The 2017 Division Outstanding Early Career Scientist Award is awarded to Elmer Ruigrok for pioneering contributions to the methodology of retrieving seismic-reflection responses from passive seismic data, including ambient noise, and to its application at global, regional and basin scale.
Elmer Ruigrok, during an early stage of his PhD research, derived the general theory for retrieving global-scale reflection responses for long period ambient noise and coda wave data, to develop a methodology for global-scale seismic interferometry. Following this theoretical work, Ruigrok applied seismic interferometry to basin and regional-scale seismicity and to ambient noise data.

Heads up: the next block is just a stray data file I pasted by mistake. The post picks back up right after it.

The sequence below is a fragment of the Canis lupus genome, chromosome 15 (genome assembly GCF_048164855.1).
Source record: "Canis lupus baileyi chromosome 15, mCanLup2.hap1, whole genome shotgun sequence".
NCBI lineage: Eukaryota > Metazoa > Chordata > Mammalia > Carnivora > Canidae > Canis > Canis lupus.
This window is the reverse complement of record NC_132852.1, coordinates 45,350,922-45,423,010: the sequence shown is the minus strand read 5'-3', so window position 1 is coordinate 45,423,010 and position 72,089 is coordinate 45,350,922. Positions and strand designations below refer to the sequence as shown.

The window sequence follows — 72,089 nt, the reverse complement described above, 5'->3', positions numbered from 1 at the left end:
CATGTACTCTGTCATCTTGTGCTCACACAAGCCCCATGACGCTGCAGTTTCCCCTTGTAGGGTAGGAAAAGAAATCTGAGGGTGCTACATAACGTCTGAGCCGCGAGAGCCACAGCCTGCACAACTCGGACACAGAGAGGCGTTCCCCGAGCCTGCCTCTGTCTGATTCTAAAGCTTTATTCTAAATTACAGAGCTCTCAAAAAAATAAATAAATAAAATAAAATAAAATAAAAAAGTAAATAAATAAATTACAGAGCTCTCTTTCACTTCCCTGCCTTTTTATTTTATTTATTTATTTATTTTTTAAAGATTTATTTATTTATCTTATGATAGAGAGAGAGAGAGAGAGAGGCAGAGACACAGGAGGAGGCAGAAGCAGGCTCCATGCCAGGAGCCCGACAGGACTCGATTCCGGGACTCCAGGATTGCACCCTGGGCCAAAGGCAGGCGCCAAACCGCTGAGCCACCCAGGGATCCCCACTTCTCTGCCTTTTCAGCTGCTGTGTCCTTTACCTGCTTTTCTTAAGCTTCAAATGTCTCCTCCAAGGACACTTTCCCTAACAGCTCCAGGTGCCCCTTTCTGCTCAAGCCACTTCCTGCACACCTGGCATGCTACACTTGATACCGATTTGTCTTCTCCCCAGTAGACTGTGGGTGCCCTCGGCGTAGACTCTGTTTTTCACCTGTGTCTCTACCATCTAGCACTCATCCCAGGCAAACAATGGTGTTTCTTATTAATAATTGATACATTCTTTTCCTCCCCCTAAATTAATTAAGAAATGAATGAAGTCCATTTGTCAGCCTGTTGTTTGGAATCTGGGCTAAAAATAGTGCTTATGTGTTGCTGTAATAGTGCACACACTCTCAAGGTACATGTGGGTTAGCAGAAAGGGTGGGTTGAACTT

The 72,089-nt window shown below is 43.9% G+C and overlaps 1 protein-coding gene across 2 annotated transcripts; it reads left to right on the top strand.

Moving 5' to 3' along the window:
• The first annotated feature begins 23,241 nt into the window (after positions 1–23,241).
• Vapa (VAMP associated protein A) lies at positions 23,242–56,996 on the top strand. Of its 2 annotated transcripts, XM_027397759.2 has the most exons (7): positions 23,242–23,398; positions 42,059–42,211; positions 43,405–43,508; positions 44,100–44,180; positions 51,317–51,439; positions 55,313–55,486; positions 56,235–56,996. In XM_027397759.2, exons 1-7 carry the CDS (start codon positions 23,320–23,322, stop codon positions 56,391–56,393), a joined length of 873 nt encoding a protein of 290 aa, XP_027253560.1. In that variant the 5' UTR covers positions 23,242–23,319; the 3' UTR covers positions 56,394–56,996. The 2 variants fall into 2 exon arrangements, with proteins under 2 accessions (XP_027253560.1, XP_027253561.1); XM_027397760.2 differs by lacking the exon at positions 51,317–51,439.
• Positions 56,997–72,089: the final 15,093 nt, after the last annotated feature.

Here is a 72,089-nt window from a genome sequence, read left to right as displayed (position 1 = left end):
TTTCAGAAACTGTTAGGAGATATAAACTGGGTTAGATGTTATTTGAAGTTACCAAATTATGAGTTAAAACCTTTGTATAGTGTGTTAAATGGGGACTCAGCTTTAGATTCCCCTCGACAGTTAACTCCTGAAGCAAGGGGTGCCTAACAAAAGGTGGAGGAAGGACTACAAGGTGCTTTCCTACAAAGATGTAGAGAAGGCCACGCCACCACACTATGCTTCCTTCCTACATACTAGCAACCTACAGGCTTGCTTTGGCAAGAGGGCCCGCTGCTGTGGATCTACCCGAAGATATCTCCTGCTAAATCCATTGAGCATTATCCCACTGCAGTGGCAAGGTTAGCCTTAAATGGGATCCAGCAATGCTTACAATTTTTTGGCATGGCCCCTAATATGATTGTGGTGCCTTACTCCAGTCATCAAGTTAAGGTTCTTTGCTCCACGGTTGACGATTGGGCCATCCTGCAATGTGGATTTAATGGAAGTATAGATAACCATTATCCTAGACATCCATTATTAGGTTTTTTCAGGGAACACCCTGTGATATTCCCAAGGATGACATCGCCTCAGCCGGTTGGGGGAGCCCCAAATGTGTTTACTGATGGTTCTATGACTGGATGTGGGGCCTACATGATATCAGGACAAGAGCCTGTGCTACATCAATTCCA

Moreover, Ruigrok did not limit his applications to surface waves only, suited for tomographic inversion, but he was one of the first to retrieve high-resolution body-wave reflection responses. This deviation from the “mainstream’‘ research in seismic interferometry makes Ruigrok’s research truly groundbreaking. His work has resulted in an impressive number of journal papers on a variety of applications, like basin delineation using microseisms, imaging the Moho below the Himalayas and Tibet, high-resolution lithospheric imaging, and scanning for velocity anomalies in the crust and mantle using diffractions from the core-mantle boundary. Altogether, his work has led to 20 journal papers in high-rated journals, and he (co-)authored numerous conference presentations. Ruigrok’s work is not only interesting scientifically, but has also important applications in frontier exploration of hydrocarbon resources. With his PhD research and his postdoc work, Ruigrok has proven to be an excellent independent researcher with many groundbreaking ideas, who is capable to translate these ideas into a new methodology for seismic imaging of the Earth’s interior at different scales. Today, Ruigrok s internationally recognised as an expert in the field of basin, regional and global-scale seismic interferometry.